On June 11th 2021 at the RüBühne, Essen, Ensemble S201 gave the premiere of the sixth installment of my hyperboles series before repeating the concert on August 12th at the Europäische Kunstakademie Trier.

Like hyperboles 3, for saxophone quartet, this version departs from the initial conception of purely algorithmic music for solo instrumentalist and computer. Scored for for flute, oboe, bass clarinet, accordion, cello, and computer, it is still generated algorithmically but the oboe part consists of only three long, quiet, high notes placed directly by me, rather than the algorithm. In a significant way however, the oboist, here Tamon Yashima, is the soloist: he sits apart, on a raised platform, is the focus of the coloured light changes, and performs the face or other exaggerated gestures common to the versions for soloist and computer alone. On the other hand, by only playing three notes in the half-hour piece, he is very much an anti-soloist too. The flute player, as with the first piece in the series, takes the role of the original soloist while the clarinet, cello, and accordion take the original’s three main computer voices.

The recording below was made very last-minute using a hand-held stereo recorder.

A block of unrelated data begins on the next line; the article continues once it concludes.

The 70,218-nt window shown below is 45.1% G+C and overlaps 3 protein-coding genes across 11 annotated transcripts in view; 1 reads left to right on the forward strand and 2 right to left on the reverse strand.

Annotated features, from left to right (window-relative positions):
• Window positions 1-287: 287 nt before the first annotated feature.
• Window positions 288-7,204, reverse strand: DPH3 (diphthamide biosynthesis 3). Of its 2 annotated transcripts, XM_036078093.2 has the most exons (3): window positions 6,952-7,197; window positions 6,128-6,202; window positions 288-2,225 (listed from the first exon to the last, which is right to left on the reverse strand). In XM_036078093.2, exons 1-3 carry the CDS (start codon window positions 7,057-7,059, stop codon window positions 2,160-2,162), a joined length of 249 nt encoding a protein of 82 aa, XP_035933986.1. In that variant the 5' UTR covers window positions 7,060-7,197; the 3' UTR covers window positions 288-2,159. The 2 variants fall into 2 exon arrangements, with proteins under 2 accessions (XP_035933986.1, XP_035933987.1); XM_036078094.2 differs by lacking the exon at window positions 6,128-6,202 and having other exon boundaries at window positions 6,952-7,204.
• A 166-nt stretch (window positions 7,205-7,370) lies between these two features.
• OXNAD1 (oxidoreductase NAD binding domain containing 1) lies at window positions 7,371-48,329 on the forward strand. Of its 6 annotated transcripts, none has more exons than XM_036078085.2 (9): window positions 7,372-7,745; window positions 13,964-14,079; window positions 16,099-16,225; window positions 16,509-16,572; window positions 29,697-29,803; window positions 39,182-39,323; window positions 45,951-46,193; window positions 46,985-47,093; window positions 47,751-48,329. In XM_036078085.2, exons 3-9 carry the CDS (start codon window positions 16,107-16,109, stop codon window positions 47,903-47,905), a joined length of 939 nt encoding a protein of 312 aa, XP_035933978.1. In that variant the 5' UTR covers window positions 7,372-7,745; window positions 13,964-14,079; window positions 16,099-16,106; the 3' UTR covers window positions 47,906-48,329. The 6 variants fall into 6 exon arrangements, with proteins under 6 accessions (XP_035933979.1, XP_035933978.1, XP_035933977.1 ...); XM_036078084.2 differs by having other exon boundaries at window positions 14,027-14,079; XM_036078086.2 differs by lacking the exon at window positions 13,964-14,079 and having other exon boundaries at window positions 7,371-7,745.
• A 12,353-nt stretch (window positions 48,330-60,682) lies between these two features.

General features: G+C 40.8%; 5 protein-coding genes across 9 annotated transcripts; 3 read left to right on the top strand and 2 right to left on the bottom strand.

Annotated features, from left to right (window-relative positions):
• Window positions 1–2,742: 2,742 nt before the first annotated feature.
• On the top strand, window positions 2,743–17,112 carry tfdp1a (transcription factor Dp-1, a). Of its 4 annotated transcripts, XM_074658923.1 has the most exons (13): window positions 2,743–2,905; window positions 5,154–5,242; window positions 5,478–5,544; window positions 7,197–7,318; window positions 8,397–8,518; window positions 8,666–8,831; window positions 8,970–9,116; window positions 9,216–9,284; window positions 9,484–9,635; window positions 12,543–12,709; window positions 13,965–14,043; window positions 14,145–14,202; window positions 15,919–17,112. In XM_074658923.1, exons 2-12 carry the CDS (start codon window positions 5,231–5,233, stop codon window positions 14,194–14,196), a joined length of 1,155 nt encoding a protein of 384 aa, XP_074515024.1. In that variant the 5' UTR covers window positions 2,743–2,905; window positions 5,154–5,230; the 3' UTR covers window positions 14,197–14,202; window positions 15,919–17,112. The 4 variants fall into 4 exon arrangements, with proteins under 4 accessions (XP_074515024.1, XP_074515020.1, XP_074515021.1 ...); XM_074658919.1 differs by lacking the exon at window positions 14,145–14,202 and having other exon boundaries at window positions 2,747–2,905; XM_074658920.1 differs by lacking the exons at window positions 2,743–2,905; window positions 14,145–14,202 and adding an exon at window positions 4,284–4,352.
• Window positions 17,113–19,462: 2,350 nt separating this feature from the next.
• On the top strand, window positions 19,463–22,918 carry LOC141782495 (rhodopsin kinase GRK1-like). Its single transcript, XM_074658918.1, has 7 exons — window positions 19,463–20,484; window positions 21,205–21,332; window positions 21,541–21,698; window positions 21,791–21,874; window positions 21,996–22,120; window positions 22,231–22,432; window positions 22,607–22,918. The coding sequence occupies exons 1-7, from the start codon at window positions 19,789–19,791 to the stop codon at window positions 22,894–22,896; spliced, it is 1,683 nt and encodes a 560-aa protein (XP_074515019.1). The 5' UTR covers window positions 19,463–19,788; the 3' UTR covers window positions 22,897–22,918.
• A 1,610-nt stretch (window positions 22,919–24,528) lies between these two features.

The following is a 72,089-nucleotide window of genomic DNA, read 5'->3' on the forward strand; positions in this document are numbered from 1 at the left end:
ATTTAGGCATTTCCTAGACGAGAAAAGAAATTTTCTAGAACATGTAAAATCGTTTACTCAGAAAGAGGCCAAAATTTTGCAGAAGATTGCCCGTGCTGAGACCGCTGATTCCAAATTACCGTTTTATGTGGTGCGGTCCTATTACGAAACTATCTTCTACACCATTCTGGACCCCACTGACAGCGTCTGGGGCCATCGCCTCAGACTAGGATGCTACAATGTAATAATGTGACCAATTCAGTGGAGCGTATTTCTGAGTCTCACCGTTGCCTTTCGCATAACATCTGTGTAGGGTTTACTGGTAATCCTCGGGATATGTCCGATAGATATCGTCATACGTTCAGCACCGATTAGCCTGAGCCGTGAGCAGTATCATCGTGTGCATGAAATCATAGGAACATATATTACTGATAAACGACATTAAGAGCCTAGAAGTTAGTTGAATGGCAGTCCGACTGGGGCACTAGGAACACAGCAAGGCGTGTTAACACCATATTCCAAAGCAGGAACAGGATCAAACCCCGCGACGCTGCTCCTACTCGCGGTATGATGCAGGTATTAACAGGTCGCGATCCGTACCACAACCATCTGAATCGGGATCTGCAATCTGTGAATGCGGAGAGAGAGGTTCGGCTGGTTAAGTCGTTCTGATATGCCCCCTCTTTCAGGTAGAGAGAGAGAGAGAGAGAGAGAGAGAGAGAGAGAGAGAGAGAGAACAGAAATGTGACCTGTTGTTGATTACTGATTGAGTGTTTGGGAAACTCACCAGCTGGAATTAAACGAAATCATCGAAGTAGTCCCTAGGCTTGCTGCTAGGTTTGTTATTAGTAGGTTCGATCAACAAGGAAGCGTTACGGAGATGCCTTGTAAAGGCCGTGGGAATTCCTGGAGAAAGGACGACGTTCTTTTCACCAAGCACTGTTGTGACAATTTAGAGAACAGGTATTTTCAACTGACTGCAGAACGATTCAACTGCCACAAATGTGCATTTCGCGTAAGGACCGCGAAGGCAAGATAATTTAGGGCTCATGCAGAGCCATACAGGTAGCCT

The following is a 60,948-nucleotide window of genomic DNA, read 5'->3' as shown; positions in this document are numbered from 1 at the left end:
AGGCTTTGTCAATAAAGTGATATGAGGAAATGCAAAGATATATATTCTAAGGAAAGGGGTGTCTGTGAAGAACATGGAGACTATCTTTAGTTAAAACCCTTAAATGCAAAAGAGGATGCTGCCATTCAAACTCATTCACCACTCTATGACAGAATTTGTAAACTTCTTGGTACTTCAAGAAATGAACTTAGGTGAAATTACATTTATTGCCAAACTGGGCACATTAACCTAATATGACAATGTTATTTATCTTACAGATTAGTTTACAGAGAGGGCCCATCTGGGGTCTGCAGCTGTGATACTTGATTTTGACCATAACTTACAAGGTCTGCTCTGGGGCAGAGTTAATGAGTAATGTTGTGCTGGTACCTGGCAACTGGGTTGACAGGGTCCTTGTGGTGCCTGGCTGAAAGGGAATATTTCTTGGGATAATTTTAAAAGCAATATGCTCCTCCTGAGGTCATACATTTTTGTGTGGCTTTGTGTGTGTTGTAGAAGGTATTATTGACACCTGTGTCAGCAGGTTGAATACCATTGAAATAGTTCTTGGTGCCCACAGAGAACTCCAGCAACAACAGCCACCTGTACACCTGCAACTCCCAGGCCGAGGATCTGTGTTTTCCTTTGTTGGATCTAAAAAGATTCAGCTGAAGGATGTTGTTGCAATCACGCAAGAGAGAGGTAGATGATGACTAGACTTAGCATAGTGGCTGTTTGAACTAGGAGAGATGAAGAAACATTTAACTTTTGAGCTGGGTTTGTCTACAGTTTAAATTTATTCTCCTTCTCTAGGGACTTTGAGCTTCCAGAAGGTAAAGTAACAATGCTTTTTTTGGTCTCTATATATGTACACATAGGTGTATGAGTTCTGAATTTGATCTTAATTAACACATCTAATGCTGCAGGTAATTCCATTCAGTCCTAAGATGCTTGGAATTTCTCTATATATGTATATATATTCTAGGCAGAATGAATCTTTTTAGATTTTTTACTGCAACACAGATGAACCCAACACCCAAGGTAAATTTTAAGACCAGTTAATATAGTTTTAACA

programme note

Humans exaggerate on a regular basis. Typical hyperboles might be “this bag weighs a ton”, “I’m so hungry I could eat a horse”, or any of the invariably (!) hilarious “Yo’ mama so fat. . . ” jokes. Perhaps even worse than footballers (“I hit the post. I was gutted”) are artists. Have you ever sat silently suffering (“dying”, anyone?) at a contemporary poetry reading, as the reciter over-emotes their way through a litany of subtexts we can summarise by “me, me, me! I’m so deep and clever!”? Such occasions often merely reinforce the popular perception of artistic outputs as being expressive of the creator’s emotions. But that is less interesting than artworks’ invitation to be social, communal, and at the same time to introspect and inspect our personal, perhaps emotional reactions to intrinsically neutral objects. Hence this neutral, utterly calm aesthetic object for your perusal now.

The hyperbole relevant to hyperboles 6 comes from David Hume’s A Treatise of Human Nature (1739):

“Where a passion is neither founded on false suppositions, nor chuses means insufficient for the end, the understanding can neither justify nor condemn it. ‘Tis not contrary to reason to prefer the destruction of the whole world to the scratching of my finger. ‘Tis not contrary to reason for me to chuse my total ruin, to prevent the least uneasiness of an Indian or person wholly unknown to me.”

hyperboles 6 was written expressly for Ensemble S201. Other works in my hyperboles series are, in order, for flute, violin, saxophone quartet, computer-controlled compressed air instrument orchestra, and cello. For more information see http://bit.ly/1Q2bgFr

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